The railway brought another species in even greater numbers – the Parisian haut monde. Before 1860 the town of Deauville was little more than a fishing hamlet stuck between marsh land and sand dunes. It was the Duc de Morny, half brother of Napolean III, who spotted the potential. The Victorian rage for the seaside was already in full swing. De Morny picked up vast swathes of what appeared useless land for a pittance. Visits by the emperor and the Imperial court to the region had already caught the eye of other speculators and the bourgeoisie. With the extension of the railway to the nearby town of Trouville which lay just across the river, de Morny was able to implement his plans. Around forty elaborate villas went up, a hotel, casino and a hippodrome for horse racing. Within five years the town’s popoulation had leaped from just over a hundred to well over a thousand and Deauville was established as one of the most fashionable seaside resorts in all of France.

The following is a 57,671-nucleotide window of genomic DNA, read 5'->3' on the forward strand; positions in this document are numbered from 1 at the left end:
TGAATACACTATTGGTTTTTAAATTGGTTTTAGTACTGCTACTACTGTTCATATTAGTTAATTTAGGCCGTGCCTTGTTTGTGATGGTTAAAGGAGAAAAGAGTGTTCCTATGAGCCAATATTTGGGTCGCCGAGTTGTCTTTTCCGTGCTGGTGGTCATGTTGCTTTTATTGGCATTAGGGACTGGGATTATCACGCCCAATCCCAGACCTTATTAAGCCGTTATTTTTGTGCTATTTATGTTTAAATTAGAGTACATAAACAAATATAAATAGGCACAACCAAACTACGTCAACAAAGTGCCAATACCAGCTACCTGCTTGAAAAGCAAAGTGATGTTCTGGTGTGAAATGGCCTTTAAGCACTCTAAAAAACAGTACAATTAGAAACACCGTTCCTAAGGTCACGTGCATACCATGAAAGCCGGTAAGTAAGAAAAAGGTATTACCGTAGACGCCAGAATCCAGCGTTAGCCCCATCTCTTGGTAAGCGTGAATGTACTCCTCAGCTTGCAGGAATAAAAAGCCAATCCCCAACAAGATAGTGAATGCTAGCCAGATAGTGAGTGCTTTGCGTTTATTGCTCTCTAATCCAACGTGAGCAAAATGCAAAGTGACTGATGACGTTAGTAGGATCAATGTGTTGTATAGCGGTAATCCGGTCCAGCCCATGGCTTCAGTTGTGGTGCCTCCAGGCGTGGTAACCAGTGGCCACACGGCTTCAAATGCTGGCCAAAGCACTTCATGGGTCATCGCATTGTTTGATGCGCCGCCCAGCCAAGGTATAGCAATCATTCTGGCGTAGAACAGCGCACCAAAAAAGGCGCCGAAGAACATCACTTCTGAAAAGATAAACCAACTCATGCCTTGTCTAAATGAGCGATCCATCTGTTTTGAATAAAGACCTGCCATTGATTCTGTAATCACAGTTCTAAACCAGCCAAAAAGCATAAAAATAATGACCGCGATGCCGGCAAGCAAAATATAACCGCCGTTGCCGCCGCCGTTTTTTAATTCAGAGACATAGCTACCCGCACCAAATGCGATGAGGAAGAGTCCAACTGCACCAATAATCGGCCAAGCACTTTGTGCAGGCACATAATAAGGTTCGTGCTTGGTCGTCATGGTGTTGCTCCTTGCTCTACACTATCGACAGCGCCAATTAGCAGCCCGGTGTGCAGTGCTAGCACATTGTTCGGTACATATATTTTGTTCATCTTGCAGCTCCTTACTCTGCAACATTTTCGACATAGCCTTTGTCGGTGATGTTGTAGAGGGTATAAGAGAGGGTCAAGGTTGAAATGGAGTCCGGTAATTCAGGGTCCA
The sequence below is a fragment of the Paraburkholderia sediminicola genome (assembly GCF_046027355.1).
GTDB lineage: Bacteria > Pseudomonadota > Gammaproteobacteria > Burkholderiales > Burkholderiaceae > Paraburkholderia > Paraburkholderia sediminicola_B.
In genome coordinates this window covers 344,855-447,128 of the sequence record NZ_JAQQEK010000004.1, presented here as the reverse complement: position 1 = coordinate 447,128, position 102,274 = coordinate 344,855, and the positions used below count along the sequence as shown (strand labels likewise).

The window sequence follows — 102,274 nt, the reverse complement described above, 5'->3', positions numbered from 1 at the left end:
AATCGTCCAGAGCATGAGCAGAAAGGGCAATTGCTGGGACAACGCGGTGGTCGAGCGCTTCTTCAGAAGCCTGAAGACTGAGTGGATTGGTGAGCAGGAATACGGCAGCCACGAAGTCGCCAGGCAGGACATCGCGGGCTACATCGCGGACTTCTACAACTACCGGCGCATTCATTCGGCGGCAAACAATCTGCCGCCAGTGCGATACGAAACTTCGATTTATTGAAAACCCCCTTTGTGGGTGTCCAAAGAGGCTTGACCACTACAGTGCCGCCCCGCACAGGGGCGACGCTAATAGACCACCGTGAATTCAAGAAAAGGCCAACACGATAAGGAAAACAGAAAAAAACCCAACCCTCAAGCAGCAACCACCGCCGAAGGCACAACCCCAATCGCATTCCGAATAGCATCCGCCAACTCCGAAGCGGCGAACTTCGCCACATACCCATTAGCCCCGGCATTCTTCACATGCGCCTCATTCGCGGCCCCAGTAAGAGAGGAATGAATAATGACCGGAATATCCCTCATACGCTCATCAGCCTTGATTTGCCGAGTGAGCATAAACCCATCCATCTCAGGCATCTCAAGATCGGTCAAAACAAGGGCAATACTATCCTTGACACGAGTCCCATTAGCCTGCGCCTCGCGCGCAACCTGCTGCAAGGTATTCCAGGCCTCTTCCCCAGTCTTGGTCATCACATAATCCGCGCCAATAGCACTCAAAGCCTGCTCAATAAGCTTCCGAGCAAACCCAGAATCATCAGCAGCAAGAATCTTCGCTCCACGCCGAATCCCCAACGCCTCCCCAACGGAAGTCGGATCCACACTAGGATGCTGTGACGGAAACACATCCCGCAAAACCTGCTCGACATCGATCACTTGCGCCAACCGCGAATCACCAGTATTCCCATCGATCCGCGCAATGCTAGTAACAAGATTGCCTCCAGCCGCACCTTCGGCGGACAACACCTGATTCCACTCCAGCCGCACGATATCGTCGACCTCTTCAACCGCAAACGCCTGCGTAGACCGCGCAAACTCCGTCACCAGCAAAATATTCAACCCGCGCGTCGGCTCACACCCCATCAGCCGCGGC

Today the town is as desirable, if not more so. True, some of the old villas have seen better days, are boarded up and awaiting some maestro to magic them into a boutique hotel or to be scooped up by a passing fashion designer (Yves Saint Laurent had one here), but both the five star Normandy Barrière and Royal Hotels, built before the First World War, are still in fine fettle and were fully booked on our visit (much to my chagrin – I couldn’t get a room), the massive conference centre is booked three hundred days a year and the Deauville-La Touques Racecourse – just on the edge of town – was that week hosting the World Equestrian Games. In May 2011 the town even played host to the 37th G8 Summit.